The wave of marijuana legalization that has swept across the country in recent years continued in the recent midterm elections. Oregon, Alaska and the District of Columbia all voted to legalize the drug for recreational use. As many expected, the cannabis industry is booming in states like Colorado, and some analysts predict that legal U.S. marijuana revenue could reach $10 billion by 2018.
There has long been an underground marijuana culture in the United States, but recent state-specific legalization has meant that the federal government is benefiting from marijuana tax revenue for the first time. Ironically, this boost in tax revenue has come despite the fact that marijuana is still illegal on the federal level.
While many newly-legal cannabis businesses are flourishing, some are suffocating under the weight of a federal tax code that business owners feel is unfair and is keeping black market marijuana dealers in business.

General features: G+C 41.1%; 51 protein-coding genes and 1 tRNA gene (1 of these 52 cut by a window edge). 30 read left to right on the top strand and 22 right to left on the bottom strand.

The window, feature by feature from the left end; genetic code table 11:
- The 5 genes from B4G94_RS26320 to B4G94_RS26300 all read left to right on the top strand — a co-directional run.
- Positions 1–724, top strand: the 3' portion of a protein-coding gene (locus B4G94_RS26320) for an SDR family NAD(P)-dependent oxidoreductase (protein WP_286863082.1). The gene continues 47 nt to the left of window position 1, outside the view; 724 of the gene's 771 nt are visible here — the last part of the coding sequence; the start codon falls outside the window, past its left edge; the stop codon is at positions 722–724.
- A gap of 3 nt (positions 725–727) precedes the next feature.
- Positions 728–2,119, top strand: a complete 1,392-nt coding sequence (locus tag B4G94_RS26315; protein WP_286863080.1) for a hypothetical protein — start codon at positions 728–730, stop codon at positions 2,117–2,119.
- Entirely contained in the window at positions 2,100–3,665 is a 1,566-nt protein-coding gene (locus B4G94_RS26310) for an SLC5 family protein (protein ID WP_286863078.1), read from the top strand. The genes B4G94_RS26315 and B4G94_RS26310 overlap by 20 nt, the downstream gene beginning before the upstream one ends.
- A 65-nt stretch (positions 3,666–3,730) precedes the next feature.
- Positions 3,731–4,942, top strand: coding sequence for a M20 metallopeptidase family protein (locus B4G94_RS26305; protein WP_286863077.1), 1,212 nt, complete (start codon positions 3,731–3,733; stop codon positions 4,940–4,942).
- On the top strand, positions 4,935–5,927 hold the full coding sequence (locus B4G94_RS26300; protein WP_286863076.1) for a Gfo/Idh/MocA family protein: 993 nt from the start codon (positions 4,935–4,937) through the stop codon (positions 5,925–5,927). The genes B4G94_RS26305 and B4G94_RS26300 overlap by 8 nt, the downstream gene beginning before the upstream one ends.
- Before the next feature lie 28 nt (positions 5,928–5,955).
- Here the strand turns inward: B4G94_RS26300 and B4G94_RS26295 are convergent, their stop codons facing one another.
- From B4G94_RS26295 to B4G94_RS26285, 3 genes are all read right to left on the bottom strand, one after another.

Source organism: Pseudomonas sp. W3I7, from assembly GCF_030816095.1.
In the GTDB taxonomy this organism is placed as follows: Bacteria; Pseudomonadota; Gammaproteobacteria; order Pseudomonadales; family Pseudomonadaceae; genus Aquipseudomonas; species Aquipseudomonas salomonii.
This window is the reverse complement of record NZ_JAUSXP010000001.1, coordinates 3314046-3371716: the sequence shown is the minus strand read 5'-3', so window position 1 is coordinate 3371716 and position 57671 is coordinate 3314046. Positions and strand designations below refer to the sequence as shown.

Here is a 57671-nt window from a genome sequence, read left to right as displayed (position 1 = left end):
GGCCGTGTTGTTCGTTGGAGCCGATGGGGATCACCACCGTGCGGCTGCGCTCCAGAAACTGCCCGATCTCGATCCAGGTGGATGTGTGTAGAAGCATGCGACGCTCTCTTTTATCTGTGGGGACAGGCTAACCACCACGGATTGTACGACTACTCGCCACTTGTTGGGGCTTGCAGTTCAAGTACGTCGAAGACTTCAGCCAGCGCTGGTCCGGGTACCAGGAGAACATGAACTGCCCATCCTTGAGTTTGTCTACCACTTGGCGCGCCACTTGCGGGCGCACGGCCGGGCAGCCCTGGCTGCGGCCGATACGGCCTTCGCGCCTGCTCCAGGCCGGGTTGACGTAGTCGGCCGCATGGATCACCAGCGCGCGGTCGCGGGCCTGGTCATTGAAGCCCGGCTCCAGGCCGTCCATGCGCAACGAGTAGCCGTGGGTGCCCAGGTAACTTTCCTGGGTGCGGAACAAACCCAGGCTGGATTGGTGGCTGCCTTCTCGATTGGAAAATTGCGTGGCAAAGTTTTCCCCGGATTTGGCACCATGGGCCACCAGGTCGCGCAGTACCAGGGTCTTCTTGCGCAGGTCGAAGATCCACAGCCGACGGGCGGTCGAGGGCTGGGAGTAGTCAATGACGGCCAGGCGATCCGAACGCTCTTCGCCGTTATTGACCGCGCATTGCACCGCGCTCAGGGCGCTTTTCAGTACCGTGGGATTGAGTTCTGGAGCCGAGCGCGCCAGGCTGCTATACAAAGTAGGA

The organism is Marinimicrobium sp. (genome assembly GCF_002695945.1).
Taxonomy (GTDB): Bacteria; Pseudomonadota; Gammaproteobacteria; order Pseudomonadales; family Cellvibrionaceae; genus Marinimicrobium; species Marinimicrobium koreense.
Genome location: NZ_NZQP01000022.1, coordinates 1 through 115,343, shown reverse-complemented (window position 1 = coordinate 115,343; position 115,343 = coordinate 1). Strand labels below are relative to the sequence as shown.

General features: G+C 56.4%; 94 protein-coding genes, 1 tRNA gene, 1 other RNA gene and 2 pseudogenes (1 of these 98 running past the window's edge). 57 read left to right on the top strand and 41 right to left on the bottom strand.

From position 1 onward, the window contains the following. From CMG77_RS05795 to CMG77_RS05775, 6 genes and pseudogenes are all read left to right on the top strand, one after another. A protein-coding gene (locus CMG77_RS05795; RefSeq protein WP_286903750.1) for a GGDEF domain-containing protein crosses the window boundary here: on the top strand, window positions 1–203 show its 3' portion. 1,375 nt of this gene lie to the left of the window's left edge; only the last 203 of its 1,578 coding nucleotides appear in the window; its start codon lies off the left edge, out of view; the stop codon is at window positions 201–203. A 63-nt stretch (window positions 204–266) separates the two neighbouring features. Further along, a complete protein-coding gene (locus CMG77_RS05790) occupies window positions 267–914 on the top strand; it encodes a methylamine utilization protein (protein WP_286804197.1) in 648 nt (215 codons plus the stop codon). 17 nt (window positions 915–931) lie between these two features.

Provision 280E of the federal tax code is at the center of this marijuana tax debate. The tax code states that all income, whether earned legally or illegally, is subject to federal income tax law. Typically, a business is allowed to deduct business expenses such as advertising costs, rent, utilities and employee salaries from earned income prior to paying federal tax.
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